It is important to note that this goes for health care payers and other entities, not just doctors and hospitals. NTT found that nearly 70 percent of respondents say their insurance company needs to up its digital game, while currently available tools for such basic tasks as locating a medical specialist and accessing medical information are inadequate. And across the board, large portions of the patient population feel that the current crop of mobile health (mHealth) options are either not relevant to their needs or are too complicated and require too much time. And as more of the digital generation enters adulthood and becomes more dependent on the health care system, we can expect greater demand for fast, easy and largely automated health-related applications and platforms.
Still, the overriding concern for most people is not that health care technology will fail to provide better service, but that it will fail to provide proper protection for sensitive data. A national survey conducted by Ernst & Young found that while more than half of consumers are comfortable using digital communications to confer with doctors and to send data via smartphones and connected devices, enthusiasm drops when it comes to sharing that data, even anonymously, with others. This is a concern because, by a wide margin, health care professionals agree that data sharing and aggregation can make significant contributions to societal health and the delivery of quality care.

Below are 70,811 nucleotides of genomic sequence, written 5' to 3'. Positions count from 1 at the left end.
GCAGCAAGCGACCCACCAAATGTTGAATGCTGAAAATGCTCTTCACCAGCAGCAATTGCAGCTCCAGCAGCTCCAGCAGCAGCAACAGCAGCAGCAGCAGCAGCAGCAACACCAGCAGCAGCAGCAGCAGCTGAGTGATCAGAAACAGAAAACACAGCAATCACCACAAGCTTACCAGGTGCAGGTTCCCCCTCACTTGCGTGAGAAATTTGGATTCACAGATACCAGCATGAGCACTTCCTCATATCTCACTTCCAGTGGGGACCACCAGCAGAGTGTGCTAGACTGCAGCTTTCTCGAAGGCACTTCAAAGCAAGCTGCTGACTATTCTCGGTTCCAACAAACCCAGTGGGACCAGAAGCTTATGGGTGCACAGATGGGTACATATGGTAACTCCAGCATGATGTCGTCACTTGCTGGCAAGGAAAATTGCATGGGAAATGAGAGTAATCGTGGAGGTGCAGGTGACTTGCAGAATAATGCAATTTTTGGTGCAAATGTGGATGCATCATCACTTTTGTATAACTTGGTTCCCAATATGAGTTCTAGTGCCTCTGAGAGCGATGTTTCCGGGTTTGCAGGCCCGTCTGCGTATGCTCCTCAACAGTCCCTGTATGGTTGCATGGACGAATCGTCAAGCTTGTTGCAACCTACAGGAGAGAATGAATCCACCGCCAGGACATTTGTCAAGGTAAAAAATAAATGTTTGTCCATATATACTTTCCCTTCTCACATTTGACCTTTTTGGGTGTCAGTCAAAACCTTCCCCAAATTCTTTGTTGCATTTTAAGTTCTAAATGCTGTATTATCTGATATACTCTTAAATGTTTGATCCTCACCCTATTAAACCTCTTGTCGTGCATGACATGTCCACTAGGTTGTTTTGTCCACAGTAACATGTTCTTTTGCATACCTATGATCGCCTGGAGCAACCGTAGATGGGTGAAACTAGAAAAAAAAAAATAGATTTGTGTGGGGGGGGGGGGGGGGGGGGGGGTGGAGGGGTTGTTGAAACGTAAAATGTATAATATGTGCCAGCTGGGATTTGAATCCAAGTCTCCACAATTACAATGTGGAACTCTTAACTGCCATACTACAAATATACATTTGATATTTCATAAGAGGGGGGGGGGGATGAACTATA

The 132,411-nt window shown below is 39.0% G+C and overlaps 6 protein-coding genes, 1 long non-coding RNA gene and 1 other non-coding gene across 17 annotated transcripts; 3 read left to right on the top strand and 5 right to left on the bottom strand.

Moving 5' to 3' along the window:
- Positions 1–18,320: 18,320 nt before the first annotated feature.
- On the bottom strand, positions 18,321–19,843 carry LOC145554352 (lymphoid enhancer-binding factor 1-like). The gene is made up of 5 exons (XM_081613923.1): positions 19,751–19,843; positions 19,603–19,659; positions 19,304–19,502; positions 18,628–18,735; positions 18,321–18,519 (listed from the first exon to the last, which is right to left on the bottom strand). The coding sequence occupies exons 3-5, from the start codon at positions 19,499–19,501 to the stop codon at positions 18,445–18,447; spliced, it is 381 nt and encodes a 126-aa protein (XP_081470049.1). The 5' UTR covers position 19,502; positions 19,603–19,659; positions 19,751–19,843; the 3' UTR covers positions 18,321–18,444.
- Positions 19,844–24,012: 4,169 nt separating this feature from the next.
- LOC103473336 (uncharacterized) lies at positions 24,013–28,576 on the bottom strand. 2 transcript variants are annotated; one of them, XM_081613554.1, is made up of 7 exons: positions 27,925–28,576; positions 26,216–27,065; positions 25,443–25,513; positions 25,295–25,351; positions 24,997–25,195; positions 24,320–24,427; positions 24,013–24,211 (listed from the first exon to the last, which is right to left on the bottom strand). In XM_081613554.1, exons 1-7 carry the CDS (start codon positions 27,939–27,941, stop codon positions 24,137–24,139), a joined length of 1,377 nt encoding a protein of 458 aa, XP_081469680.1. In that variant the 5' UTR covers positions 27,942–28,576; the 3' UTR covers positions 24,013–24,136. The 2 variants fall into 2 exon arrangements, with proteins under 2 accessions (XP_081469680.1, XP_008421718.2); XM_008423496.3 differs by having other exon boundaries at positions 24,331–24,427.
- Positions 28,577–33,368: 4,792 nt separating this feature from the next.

One way to overcome patient reticence to data sharing is to incentivize the practice. When asked if they were to share data in ways that would lower costs, shorten wait times or receive tailored diet and exercise plans, interest jumped dramatically.
Clearly, we still have a long way to go before we see a Star Wars-style medical droid performing unassisted bionic hand replacements. But health care has long been a divided field when it comes to technology, with cutting-edge medicines and medical devices posing a stark contrast to the aging infrastructure and processes that support patient relations and record keeping.
Like virtually all sectors of the economy, however, health care is on the cusp of significant disruption as digital services make it easier to locate and consume highly customized and perhaps substantially lower-cost care. As with all past technology revolutions, the best way to overcome mistrust is to deliver positive results.